'/>"/>

Contact: Jane E. Rubinstein
jrubinstein@rubenstein.com
212-843-8287
Autism Speaks
Source:Eurekalert  

Related biology news :

1. Children with autism dont adapt as readily to unfamiliar faces
2. Rutgers Genetics receives $7.8 million for autism research
3. Simons Foundation awards Emory scientists $3M for autism gene research
4. Largest study to investigate risk factors of autism to begin enrolling families
5. New studies on schizophrenia, depression, trauma and autism highlight annual meeting
6. Study finds first-ever genetic animal model of autism
7. New studies suggest brain overgrowth in 1-year-olds linked to development of autism
8. Recurrent genetic deletion linked to autism
9. Researchers move 2 steps closer to understanding genetic underpinnings of autism
10. Autism Speaks collaborates on grant with the Allen Institute for Brain Science and autism expert
11. Kids with autism may have gene that causes muscle weakness
Post Your Comments:
*Name:
*Comment:
*Email:
Related Image:
Autism Speaks responds to recent publications citing autism clusters in California
(Date:4/28/2016)... and BANGALORE, India , April ... EdgeVerve Systems, a product subsidiary of Infosys (NYSE: ... today announced a global partnership that will provide ... to use mobile banking and payment services.      ... a key innovation area for financial services, but it also ...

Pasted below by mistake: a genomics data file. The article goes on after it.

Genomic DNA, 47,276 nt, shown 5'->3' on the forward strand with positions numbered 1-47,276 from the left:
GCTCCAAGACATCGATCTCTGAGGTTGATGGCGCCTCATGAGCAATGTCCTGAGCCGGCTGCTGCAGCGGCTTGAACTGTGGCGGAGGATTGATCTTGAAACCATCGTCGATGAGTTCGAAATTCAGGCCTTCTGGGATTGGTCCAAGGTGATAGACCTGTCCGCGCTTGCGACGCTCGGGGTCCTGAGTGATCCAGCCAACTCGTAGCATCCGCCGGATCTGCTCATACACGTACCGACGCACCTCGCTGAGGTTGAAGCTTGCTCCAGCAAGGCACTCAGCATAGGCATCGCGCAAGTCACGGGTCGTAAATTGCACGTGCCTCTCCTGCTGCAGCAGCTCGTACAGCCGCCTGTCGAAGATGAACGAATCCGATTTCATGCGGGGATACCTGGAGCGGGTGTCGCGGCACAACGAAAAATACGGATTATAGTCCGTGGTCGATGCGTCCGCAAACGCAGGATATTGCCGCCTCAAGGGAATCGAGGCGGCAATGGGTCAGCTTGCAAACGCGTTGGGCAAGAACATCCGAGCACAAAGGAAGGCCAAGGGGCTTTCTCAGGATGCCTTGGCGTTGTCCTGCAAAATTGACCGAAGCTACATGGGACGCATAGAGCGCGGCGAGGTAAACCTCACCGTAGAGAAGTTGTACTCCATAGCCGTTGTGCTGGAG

(Date:4/15/2016)...  A new partnership announced today will help ... in a fraction of the time it takes ... life insurance policies to consumers without requiring inconvenient ... Diagnostics, rapid testing (A1C, Cotinine and HIV) and ... weight, pulse, BMI, and activity data) available at ...
(Date:3/31/2016)... , March 31, 2016  Genomics firm Nabsys has ... CEO, Barrett Bready , M.D., who returned to ... the original technical leadership team, including Chief Technology Officer, ... Product Development, Steve Nurnberg and Vice President of Software ... the company. Dr. Bready served as CEO ...
Breaking Biology News(10 mins):
(Date:6/27/2016)... ... June 27, 2016 , ... ... innovative medical technologies, services and solutions to the healthcare market. The company's primary ... various distribution, manufacturing, sales and marketing strategies that are necessary to help companies ...
(Date:6/24/2016)... 24, 2016  Regular discussions on a range of subjects ... the two entities said Poloz. Speaking at a ... , he pointed to the country,s inflation target, which ... "In certain areas ... have common economic goals, why not sit down and address ...
(Date:6/23/2016)... ... June 23, 2016 , ... ... its second eBook, “Clinical Trials Patient Recruitment and Retention Tips.” Partnering with experienced ... this eBook by providing practical tips, tools, and strategies for clinical researchers. , ...
(Date:6/23/2016)... June 23, 2016 A person commits a crime, ... scene to track the criminal down. An outbreak ... and Drug Administration (FDA) uses DNA evidence to track down ... Sound far-fetched? It,s not. The FDA has increasingly used ... investigations of foodborne illnesses. Put as simply as possible, whole ...
Breaking Biology Technology: